Last updated at 16:34

Scientists announce their favourite new animal species

Scientists across the world annouce their favourite new species that were first 'described' last year.
This is Sazima's Tarantula, a hairy blue arachnid. Its body is iridescent, which means it appears to shine different colours depending on how you look at it.
An iridescent hairy blue tarantula rests on a leaf.
This fungus is called the SpongeBob SquarePants mushroom, or to give it its scientific name, spongiforma squarepantsii. Yes, really! It was discovered in Borneo and named after the cartoon character because its body can be squeezed and bounces back to its normal size and shape, like a sponge.
A group of spongy mushrooms.
This new species of parasitic wasp hovers just one centimetre above the ground and was discovered in Spain. It's about 2mm long and deposits its eggs inside unsuspecting ants. When the eggs hatch, the ant dies. Ouch.
A close up of the eyes of a parasitic wasp.
This is a recreation of a snub-nosed monkey discovered in Myanmar (formerly Burma) and it's believed to be critically endangered. It is nicknamed the sneezing monkey - because it sneezes when it rains!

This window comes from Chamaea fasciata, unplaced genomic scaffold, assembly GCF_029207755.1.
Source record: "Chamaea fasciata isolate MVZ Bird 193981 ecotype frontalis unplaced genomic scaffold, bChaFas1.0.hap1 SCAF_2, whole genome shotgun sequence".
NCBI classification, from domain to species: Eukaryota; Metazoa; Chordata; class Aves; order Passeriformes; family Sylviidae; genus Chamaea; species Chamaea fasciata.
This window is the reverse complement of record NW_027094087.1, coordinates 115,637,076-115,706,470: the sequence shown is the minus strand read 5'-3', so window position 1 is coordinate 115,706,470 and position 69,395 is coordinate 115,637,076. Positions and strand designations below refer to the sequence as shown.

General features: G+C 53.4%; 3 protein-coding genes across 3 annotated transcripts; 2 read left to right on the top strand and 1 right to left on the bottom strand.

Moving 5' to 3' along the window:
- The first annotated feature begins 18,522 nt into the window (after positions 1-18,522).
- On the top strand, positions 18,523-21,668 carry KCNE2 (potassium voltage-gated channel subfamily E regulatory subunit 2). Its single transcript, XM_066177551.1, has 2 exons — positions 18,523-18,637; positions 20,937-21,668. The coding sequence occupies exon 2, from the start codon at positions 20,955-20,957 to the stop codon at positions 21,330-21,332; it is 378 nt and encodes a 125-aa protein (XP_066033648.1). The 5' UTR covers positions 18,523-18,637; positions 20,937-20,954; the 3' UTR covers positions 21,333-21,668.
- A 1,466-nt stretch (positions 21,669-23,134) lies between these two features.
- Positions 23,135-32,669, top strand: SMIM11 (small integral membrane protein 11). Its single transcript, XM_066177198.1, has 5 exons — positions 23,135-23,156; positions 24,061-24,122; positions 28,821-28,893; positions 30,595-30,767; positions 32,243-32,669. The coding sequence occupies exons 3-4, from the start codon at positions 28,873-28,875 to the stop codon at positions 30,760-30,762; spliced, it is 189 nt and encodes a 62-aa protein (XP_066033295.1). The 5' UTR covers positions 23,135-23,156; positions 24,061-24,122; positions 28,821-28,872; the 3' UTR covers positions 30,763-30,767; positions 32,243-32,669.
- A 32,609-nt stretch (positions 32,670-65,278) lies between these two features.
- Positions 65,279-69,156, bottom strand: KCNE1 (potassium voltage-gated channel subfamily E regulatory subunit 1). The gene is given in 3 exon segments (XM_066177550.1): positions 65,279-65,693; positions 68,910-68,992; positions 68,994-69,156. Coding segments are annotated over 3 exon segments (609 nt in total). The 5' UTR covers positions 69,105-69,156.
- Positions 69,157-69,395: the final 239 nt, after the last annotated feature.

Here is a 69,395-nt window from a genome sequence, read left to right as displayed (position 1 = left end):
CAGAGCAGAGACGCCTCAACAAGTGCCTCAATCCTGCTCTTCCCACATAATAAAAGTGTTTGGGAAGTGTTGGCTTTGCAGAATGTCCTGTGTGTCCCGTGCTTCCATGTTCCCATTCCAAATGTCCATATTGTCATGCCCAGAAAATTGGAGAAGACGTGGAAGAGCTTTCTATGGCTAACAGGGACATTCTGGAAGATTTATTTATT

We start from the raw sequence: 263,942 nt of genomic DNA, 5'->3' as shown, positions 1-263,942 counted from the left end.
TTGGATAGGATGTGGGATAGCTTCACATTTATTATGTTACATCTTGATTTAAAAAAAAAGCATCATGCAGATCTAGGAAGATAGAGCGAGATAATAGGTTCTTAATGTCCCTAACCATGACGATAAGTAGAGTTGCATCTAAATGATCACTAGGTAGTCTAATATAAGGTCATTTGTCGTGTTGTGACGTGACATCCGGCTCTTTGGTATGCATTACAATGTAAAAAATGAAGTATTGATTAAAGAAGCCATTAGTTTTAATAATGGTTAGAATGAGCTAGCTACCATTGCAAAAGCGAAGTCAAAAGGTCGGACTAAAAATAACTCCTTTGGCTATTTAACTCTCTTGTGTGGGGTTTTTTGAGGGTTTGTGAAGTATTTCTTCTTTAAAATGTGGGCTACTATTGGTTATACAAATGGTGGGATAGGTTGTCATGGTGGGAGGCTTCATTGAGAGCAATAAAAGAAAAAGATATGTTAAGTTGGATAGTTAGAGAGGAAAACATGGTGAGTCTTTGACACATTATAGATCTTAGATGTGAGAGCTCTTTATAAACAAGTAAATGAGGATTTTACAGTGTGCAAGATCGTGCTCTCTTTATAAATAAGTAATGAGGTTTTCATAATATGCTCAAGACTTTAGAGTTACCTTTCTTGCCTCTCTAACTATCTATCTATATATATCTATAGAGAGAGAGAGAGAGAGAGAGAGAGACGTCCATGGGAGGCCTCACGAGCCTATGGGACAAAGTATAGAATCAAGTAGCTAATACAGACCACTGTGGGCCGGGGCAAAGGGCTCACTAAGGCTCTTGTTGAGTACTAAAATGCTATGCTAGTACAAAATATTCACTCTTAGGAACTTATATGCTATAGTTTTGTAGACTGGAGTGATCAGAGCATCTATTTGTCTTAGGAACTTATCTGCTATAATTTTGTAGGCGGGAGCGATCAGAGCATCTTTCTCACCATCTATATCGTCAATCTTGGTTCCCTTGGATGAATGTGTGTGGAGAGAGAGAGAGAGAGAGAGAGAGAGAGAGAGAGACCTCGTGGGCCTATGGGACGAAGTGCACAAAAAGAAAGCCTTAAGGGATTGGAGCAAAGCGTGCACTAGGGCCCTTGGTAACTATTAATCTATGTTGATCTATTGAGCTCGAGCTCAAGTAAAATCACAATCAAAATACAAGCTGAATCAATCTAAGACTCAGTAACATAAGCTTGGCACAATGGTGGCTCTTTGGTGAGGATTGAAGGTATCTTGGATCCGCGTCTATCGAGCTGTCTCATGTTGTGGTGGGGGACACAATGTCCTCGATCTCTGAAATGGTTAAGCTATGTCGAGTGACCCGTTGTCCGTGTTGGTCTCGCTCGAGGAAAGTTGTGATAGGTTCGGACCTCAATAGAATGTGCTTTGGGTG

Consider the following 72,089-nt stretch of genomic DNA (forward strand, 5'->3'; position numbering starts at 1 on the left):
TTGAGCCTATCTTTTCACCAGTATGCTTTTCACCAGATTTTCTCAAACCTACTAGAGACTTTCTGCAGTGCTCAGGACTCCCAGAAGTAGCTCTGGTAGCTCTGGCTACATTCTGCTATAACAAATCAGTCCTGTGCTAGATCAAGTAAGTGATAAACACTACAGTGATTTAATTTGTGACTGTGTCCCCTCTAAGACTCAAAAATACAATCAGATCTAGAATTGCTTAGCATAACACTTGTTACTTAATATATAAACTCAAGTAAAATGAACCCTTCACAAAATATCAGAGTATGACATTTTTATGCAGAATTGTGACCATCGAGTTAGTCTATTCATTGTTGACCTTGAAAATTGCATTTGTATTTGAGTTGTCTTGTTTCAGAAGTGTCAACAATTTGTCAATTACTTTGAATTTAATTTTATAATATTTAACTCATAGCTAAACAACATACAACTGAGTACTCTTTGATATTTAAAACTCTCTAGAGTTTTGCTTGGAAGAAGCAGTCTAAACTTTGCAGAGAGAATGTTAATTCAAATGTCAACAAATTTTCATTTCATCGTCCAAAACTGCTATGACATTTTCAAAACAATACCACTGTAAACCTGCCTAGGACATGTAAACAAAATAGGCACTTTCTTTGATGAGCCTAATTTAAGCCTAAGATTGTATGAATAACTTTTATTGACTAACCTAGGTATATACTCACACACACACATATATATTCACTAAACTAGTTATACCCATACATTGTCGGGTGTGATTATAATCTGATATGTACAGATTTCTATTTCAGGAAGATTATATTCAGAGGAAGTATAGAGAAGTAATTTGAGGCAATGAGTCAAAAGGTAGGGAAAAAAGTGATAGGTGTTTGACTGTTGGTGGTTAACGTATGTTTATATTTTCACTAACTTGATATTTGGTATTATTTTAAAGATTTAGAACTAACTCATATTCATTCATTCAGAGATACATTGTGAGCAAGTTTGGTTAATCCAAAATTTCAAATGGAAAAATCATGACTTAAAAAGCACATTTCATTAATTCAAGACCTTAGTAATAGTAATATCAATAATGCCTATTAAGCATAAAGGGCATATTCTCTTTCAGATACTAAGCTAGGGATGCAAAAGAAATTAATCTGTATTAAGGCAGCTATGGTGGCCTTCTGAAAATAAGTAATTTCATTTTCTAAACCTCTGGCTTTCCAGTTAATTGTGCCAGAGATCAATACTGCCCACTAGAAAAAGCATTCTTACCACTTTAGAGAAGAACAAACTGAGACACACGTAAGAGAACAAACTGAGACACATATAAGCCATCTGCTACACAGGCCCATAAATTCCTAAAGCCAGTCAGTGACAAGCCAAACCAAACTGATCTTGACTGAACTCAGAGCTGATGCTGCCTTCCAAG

A monkey with a snub nose chews on a piece of grass.
This jellyfish may look pretty but it's venomous. The species is called Tamoya Ohboya and was named by a teacher who assumed that people who are stung by the jellyfish would shout "Oh boy!"
A bright blue jellyfish with long, colourful tails.
Scientists across the world have annouced their favourite new species of animals and plants that were first described last year. This one is the Walking Cactus - it's actually not a plant but the fossil of the long exitinct lobopod, an animal about 520 million years old. Its segmented legs are clear in the computer recreation on the right, similar to those found in insects and spiders.
A fossil of a lobopod, next to a computer generated image. The lobopod resembles a fern leaf and has many segmented legs.
This is the Wandering Leg Sausage - a giant millipede. The species holds the record as the largest millipede and is 16 centimetres long. Fair warning now: the next slide contains a big spider.
A giant millipede with 56 podous rings.